The iconic French sports newspaper L'Equipe, which boasts some of the best sports writing I've yet come across in a daily journal), devotes about a page, sometimes two, to the rumblings of Ligue 2 football, Ligue 1's little brother, during the season.
During my academic year abroad in Paris in 2009-10, I began sifting through print copies of L'Equipe at every possible opportunity. While I didn't linger too long on the Ligue 2 news, there were some trends that caught my eye.
Evian Thonon-Gaillard, then in France's third division (which earned them even less press) were making an inexorable rise up the standings. They earned promotion that season to Ligue 2, and then in the following season, they finally reached the promised land of Ligue 1 in 2011-12, where they finished an impressive ninth.
Considering that the club, as it is now known, was formed in 2003 as the result of a merger, their ascension is nothing if not extraordinary.
The other morsel of news that kept knocking on the door, wishing to be known, was a certain Olivier Giroud, who was then a young striker with Tours.
While the team's campaign was nothing special—they finished an underwhelming 11th—Giroud's name kept popping up in the scoring box for the game recaps.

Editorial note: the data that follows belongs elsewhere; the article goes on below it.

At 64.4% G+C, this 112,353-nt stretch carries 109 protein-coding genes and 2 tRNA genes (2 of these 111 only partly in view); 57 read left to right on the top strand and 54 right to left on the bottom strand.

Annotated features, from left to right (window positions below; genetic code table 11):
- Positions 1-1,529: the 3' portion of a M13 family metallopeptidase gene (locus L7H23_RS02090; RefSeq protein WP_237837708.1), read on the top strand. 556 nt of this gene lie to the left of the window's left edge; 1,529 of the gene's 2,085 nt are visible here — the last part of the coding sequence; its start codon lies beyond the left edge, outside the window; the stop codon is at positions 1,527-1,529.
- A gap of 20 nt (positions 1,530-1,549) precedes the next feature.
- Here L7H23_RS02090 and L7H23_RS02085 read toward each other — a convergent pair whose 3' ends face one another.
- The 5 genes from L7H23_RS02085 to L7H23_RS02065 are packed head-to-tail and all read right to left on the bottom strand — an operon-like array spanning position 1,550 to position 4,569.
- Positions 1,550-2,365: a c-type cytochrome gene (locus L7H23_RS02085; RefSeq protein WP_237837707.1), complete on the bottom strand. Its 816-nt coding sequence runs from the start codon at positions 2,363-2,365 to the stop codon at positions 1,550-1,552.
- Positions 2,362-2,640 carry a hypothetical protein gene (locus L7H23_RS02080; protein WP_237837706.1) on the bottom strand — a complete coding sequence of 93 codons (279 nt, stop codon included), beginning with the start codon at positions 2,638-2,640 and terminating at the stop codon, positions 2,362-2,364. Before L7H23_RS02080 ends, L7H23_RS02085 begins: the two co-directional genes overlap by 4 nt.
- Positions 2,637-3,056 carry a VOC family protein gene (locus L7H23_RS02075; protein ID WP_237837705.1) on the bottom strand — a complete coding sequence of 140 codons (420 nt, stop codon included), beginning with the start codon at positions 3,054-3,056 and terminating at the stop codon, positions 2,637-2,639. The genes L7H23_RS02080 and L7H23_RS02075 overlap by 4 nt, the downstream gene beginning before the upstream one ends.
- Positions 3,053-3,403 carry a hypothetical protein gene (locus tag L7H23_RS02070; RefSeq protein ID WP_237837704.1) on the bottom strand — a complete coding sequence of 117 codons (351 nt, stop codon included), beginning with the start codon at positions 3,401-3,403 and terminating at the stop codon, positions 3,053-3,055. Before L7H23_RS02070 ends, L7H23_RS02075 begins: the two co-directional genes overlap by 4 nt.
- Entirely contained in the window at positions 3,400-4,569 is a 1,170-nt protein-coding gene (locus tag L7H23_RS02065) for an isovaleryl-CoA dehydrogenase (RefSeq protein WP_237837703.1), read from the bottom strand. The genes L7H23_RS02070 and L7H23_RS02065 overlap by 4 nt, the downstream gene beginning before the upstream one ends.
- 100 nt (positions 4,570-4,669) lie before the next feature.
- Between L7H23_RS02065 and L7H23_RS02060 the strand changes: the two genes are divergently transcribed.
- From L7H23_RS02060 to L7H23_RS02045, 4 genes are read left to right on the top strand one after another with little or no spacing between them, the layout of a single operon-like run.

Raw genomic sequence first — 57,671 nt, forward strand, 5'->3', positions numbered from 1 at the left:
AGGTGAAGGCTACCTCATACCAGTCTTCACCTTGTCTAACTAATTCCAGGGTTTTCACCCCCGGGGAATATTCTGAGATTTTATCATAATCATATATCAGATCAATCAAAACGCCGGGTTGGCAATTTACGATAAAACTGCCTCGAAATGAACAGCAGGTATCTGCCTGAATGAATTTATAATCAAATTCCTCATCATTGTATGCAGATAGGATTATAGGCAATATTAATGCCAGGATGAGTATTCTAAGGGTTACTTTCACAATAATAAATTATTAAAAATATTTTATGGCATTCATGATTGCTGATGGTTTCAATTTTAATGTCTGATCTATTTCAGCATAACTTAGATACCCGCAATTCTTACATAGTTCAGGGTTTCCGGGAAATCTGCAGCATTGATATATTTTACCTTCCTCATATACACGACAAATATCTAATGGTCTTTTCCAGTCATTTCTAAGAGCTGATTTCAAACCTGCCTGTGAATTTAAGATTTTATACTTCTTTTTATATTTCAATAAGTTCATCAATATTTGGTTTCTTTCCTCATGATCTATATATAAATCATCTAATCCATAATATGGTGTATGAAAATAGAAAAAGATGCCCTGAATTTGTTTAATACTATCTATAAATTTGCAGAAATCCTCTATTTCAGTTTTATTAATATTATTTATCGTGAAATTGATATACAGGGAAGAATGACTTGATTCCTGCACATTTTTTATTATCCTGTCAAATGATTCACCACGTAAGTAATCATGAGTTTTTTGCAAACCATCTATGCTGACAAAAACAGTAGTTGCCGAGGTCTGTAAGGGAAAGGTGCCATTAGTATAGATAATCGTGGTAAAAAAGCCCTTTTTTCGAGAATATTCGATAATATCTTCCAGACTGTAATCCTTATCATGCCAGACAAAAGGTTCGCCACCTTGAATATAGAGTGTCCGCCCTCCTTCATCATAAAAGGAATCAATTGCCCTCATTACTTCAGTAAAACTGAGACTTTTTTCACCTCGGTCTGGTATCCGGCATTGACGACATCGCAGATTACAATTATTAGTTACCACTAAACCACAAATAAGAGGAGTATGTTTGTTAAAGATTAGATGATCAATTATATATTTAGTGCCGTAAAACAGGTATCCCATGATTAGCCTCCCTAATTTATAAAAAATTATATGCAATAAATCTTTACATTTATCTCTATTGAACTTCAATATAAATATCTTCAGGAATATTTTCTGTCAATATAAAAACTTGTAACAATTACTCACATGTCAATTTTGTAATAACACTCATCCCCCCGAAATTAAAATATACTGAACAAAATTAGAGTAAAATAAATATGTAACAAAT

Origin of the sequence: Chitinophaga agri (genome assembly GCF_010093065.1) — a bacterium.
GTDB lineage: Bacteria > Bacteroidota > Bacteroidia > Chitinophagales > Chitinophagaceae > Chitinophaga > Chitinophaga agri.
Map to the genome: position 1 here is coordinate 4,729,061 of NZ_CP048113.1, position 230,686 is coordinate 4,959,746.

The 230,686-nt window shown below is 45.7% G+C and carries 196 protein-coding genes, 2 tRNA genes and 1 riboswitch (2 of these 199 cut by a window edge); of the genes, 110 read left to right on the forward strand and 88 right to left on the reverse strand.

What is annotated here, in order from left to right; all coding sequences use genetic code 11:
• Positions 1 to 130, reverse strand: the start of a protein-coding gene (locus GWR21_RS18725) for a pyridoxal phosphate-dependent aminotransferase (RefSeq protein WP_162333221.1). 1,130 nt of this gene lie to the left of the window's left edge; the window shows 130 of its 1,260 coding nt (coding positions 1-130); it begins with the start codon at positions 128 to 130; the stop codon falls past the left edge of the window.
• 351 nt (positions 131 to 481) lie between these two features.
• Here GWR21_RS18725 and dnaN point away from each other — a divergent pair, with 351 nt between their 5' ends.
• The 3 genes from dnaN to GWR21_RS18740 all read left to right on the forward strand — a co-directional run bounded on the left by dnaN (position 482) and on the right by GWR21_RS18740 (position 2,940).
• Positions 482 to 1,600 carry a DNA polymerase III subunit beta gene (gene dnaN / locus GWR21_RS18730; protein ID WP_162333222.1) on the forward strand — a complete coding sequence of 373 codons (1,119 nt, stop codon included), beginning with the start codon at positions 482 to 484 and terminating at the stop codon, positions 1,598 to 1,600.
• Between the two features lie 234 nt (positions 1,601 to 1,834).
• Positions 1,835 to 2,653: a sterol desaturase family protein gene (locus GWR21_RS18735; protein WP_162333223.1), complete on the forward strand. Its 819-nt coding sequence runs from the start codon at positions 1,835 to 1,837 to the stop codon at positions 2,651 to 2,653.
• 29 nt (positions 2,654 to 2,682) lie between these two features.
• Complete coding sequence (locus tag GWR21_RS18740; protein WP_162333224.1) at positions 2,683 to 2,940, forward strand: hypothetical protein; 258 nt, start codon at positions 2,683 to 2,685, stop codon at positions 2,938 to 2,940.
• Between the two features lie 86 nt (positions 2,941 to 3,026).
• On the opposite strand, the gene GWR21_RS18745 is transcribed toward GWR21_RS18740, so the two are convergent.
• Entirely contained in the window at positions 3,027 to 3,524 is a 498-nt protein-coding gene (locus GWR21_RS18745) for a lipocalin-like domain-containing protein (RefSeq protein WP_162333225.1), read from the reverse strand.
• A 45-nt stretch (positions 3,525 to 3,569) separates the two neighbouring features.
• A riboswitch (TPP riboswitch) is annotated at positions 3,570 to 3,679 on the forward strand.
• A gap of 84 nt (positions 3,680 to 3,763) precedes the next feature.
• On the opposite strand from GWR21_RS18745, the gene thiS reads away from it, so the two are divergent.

By the time the season had wrapped, Giroud had 21 league goals to his name (24 if you count all competitions), and he'd begun attracting the attention of some of Ligue 1's mid-level clubs.
Montpellier, who had defied the odds (and their sparse budget) in 2009-10 by making numerous runs at the winner's podium—they occupied the top spot as late in the season as April—before eventually finishing in fifth, eventually won the race to sign Giroud.
While the deal was made official in January 2010, Montpellier loaned Giroud back to Tours for the remainder of the season. Giroud didn't make his official debut for his new club, then, until July 29 in a Europa League qualifying match against Hungarian side Győri ETO.
Giroud scored in that match, setting the tone for what has been two seasons filled with goals in southern France (he has 39 in 86 appearances, all competitions).
The man from Chambery, a town nestled in the shadow of the Alps in southeastern France, is what some might call a late bloomer (he's 25 years of age).
Inhabitants of that region are known as Savoyardes, a name derived from a particular tarte filled with ham, cheese and any number of rich ingredients. It seems an apt description for Giroud's career path.
It hasn't always shown exponential growth, but there's every reason to believe it will be filled with good things, like that tarte, in the years to come.
Montpellier got their man for just €2 million back in 2010. He's reported to be headed to Arsenal for a fee in the realm of €12 million. Even if that is a bargain given Giroud's untold quality, it's still quite a tidy bit of business.